Legal observers allege excessive force, wrongful arrest during Detroit protests
Detroit – A group of law enforcement officials are suing the city, Mayor Mike Duggan, Police Commissioner James Craig and other Detroit officials allege they were attacked, restrained with excessive force and wrongly detained during protests downtown last spring.
The complaint filed in the US District Court on Friday alleged five Wayne County lawyers – Emma Howland-Bolton, Marie Reimers, Sara Habbo, Clarissa Grimes and Shannon McEvilly – were soaked in tear gas and were victims of a number of other “unlawful behaviors” liked alleged encounters with officers in May, July and August 2020.
The federal complaint asserts violations of the constitution, municipal liability and gross negligence. The officers’ actions were taken “under the direction and control” of Duggan, Craig and other commanding officials who “acted in bad faith”.
Last spring, thousands of people flooded downtown and other parts of Detroit in nationwide protests in response to the death of George Floyd on Memorial Day under the care of Minneapolis police. Most of the protests in Detroit have been peaceful, although there have been demonstrations with clashes between officers and protesters.
Detroit Corporation attorney Lawrence Garcia said in a statement Friday to the Detroit News that “out of 120 days and nights of protest last summer, fewer than a dozen citizen complaints were filed against the Detroit Police Department about the way how they dealt with the demonstrations “.
“None of the complaints submitted or incidents that DPD itself investigated concerned” legal observers, “” wrote Garcia. “If those who identify themselves as legal observers have waited a year for the lawsuit to be filed and now claim the police abused them last summer, the city will investigate and defend the lawsuit.”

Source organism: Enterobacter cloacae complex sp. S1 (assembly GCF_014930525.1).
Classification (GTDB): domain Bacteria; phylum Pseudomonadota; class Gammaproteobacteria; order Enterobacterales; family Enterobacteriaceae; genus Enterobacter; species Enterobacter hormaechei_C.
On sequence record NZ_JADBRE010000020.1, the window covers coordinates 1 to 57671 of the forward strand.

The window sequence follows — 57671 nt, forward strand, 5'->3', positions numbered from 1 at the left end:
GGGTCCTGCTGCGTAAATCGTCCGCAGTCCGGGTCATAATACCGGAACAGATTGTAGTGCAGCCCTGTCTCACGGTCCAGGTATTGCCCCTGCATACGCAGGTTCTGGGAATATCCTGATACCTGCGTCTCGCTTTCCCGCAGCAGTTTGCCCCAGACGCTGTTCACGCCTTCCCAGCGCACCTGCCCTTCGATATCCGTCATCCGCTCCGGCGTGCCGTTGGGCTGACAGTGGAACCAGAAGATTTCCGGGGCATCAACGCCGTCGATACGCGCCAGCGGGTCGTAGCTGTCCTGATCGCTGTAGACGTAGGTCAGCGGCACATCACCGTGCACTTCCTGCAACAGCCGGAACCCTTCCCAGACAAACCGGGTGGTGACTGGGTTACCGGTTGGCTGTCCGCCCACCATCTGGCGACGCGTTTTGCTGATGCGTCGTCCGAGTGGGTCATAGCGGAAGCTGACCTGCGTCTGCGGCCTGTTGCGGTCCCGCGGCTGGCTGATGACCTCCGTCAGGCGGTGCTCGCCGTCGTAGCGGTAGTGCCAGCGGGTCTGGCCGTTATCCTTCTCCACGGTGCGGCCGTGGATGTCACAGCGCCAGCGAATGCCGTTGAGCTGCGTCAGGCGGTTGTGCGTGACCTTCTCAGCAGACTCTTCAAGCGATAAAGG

According to the complaint, Howland-Bolton and Reimers participated in a demonstration near Michigan Avenue and the Third as legal observers from May 30-31. When Howland-Bolton was standing on the sidewalk taping the scene, he was “exposed to tear gas and other misconduct” by an unidentified officer. She was then knocked down and handcuffed with excessive force and wrongly arrested, the suit claims.
Reimers observed and was physically exposed to tear gas multiple times from various locations on the sidewalk, including off Woodward Avenue between Grand River and John R, on or about May 30-31, July 10, and August 22, 2020 rush. “
“This excessive violence and this attack while not breaking any laws was
for no probable reason and in retaliation for doing their 1st and 14th.
Change rights “, according to the lawsuit.
Habbo, McEvilly and Grimes made similar claims on August 22, 2020, also alongside Woodward between Grand River and John R, of being exposed to tear gas and harassed by officers. The suit adds that McEvilly and Grimes were reportedly hit with “shields and batons”.
The lawsuit said the defendants had told the public they had to be on the sidewalk and still “attacked, beaten, sprayed and molested them with excessive force” even though they had “complied”.
The federal record argues that the officers failed to intervene or failed to ensure that the officers were properly trained and that they hid evidence of the wrongdoing.
Plaintiffs are seeking legal action and more than $ 75,000 in damages.